Whatever the item, you can call it vegan if it contains nothing produced by or derived from animals. So, for instance, a leather jacket is not vegan. But you could certainly buy a vegan leather jacket—several companies make beautiful and durable vegan leather, not sourced from animals.

Controversies Over How to Define Vegan

Vegan can refer to a sandwich, a car seat, a shampoo, or a person. Unfortunately, the word’s remarkable flexibility can lead to bickering over competing definitions.

Some vegans are, ironically, incapable of speaking productively about vegan topics. They’ll commonly define the word in absurdly restrictive terms. Or they may have a habit of expressing key points in a judgmental manner.

I’ve often heard vegans assert that only people with particular motivations can claim to be vegan. They argue that if your intention isn’t animal protection, then you’re not vegan but instead merely “plant-based”—even if you eat no animal products whatsoever. I can’t imagine a more pointless distinction, or one more likely to antagonize anyone contemplating dietary change. People who try to set themselves up as arbiters of who gets to call themselves vegan need to drop the vegan police routine and go find a hobby.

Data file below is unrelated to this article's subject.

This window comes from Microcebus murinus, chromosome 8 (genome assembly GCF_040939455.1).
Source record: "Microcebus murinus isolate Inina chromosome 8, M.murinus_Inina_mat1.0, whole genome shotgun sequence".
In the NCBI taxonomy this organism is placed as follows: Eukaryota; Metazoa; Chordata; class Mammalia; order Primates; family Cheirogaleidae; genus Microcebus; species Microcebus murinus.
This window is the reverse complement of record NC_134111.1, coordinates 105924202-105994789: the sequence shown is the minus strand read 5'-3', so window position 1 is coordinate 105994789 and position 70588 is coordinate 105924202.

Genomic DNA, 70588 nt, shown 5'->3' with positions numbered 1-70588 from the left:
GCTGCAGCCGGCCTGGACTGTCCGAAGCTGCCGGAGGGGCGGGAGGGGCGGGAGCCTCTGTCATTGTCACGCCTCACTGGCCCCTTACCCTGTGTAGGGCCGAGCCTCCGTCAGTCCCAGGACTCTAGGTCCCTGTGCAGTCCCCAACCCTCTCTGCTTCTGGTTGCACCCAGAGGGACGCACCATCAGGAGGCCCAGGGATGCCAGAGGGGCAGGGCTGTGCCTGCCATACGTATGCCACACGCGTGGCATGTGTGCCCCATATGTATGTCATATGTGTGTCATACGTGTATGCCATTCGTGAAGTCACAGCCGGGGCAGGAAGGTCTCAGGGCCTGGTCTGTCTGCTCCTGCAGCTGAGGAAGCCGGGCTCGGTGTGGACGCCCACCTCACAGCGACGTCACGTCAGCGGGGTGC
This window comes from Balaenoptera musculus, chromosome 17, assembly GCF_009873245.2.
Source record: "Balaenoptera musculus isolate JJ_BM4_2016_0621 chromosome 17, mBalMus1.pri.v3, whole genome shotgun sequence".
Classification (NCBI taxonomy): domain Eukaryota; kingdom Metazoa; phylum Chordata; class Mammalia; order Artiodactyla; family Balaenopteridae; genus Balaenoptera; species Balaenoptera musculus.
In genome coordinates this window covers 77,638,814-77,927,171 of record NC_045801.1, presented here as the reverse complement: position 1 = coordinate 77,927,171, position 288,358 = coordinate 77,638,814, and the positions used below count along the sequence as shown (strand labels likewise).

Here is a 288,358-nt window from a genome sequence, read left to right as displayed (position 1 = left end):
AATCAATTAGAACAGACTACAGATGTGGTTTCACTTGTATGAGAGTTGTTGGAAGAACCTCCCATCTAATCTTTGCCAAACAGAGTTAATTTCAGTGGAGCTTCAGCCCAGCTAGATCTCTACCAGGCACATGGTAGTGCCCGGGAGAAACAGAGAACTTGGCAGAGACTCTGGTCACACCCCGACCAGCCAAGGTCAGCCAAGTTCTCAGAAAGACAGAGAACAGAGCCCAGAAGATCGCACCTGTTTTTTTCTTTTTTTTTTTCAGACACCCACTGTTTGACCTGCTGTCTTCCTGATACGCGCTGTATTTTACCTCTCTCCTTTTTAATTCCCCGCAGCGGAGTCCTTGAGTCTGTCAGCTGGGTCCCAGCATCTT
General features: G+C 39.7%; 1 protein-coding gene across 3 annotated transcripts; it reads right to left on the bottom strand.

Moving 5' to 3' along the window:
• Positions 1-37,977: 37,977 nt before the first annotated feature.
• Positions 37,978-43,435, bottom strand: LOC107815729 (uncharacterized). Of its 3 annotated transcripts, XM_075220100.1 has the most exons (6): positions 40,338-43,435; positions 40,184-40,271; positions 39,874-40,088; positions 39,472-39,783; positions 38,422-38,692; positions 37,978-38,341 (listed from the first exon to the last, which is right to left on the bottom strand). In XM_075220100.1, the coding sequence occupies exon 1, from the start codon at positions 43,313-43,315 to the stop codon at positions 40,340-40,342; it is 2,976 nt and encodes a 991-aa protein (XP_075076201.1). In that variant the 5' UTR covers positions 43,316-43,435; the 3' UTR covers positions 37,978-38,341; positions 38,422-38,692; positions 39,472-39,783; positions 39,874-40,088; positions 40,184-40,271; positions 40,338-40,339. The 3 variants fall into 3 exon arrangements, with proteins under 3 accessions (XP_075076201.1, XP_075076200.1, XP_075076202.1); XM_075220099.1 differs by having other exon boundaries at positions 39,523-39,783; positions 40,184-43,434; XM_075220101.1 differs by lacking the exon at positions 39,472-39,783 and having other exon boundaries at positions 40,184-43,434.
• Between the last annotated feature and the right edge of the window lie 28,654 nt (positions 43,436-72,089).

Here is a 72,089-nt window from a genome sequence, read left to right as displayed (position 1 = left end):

Motivation is irrelevant. I might eat vegan simply because I want cleaner food, or because I don’t want to contribute to increasing the risk of a worldwide pandemic. Shoot, I might follow a fringe religion claiming our extraterrestrial overlords require us to eat vegan in order to attain fifth dimensional unity consciousness. Whatever the case, what possible benefit arises from demanding people embrace a particular reason for ridding their diets of animal products?

Plant-Based vs. Vegan